Where did Trump come by these OODA loop skills? Although he owns a fleet of aircraft, including a Boeing 757-200, a Cessna Citation X corporate jet, two Sikorsky S-76B helicopters and, for a short time, owned Eastern Airlines' shuttle service, he's no fighter pilot. Maybe he learned the art of quick thinking at his developer father's knee, or in military school dorm fights, or in New York real estate deal making, or while divorcing his first two wives. (I suspect all of the "wit" displayed on his TV show was scripted.)
There's something Zen about one source of Trump's power. He's able to maneuver faster than the other candidates because, unlike them, he's unencumbered by the polls and important advisers that slow the OODA loops governing other candidates. In this sense, his famously unplanned, unstructured campaign operation is a huge advantage. He's a one-man fighter jet; his opponents are lumbering bombers, still painstakingly running through a weapons checklist while they’re viciously strafed from behind.
Unlike your average candidate, Trump doesn't require facts to make an argument. He doesn't even need an argument to make an argument: He possesses the confidence to shoot straight from the lip on any topic at any time, filling the air with chaff. For every critic who tut-tuts, "Trump doesn't know what he's talking about," four or five people in TV land nod their head in agreement with him. By the time the fact-checkers arrive to assess the damage Trump has done to the truth, he has skipped on to several new subjects. He's inside the fact-checkers' OODA loops, too, moving too quickly for them to catch him.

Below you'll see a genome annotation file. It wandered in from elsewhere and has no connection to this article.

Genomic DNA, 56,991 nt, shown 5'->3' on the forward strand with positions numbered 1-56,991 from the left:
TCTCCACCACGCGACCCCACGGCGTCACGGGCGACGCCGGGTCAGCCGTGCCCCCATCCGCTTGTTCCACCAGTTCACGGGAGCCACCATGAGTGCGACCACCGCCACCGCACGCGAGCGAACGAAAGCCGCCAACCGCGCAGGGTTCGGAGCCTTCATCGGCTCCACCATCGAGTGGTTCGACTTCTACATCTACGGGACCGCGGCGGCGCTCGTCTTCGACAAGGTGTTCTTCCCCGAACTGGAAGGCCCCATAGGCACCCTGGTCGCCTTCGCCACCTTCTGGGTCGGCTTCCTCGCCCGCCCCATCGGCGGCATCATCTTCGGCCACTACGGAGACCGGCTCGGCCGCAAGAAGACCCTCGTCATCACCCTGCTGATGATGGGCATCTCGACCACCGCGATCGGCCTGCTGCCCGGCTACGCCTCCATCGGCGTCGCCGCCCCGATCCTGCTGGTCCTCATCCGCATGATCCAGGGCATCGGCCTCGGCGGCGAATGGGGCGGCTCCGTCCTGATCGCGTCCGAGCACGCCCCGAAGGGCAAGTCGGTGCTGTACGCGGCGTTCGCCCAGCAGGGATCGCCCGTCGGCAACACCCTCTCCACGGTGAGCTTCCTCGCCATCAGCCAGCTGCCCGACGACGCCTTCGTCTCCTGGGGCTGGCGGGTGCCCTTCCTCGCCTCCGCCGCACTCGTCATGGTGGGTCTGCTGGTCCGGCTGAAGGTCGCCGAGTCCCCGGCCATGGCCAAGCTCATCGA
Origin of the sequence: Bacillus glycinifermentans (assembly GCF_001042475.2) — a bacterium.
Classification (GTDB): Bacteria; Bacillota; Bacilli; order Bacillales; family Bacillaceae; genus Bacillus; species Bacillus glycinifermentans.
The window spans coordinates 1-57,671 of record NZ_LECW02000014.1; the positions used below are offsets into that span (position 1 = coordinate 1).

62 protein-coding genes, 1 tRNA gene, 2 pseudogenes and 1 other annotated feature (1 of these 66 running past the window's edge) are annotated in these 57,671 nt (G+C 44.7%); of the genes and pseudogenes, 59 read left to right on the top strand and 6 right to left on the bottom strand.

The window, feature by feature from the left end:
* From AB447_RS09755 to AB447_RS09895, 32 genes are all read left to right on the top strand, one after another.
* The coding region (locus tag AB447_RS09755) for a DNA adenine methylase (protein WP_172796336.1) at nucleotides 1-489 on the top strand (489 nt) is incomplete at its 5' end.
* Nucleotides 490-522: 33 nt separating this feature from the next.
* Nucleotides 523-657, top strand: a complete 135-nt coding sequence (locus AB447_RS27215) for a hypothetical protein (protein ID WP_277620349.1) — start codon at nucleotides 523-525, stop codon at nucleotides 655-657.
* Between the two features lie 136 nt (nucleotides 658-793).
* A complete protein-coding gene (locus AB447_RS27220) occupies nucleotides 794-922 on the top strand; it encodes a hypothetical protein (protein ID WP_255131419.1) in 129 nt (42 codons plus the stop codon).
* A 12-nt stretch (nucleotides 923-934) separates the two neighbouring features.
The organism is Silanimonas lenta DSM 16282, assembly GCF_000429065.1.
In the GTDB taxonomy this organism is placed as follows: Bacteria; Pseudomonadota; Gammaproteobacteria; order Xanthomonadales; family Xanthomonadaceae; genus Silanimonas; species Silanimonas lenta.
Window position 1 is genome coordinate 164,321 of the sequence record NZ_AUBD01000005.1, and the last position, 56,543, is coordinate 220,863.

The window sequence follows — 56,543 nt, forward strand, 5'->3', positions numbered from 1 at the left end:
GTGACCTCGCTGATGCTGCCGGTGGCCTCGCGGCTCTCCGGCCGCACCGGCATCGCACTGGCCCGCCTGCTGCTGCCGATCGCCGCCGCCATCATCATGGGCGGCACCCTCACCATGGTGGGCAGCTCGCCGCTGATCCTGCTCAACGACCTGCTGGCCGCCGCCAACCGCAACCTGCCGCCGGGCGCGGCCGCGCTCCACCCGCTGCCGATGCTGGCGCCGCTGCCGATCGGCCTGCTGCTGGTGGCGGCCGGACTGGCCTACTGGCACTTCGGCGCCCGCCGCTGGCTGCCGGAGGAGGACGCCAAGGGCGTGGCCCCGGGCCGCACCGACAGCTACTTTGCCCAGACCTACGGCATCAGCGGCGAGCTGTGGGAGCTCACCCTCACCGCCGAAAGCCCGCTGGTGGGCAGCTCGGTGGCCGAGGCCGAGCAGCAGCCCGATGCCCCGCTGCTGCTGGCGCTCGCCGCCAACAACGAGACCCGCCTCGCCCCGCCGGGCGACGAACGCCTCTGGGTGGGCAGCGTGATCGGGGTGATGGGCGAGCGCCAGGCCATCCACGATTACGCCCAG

It’s anybody's guess which of Trump's observations, acts of orientation, decision making and action are conscious and which are intuitive. Cartoonist Scott Adams of "Dilbert" fame writes of Trump's great skill at simplifying the complex, which, when you think about it, is as sharp a time-saving tool as exists in any politician's OODA-loopbag: Where other candidates devote whole speeches to how they’ll get things done, Trump merely states he'll get the best people on it and they'll finish on time and under budget. "Trump is talking directly to people's subconscious. Everything else he says is just a carrier signal," Adams writes.
Adams also calls Trump a master of the "linguistic kill shot," citing the candidate's ability to take out other candidates with a word or two that contains a resonance of truth. For Jeb Bush, the phrase was "low energy." For Carly Fiorina, the word was "robotic." For Ben Carson, “nice.” For Marco Rubio, "little." (For Ted Cruz, the word is shaping up to be "Lyin'.")
Did any of the vanquished candidates see Trump rocketing up from behind just before he shot them down?
Didn't I recently promise not to write about Donald Trump again? Dang, I was hoping to sneak this piece inside your OODA loop. Send navigational directions via email to Shafer.Politico@gmail.com. My email alerts orient, my Twitter feed takes action, and my RSS feed is still broken.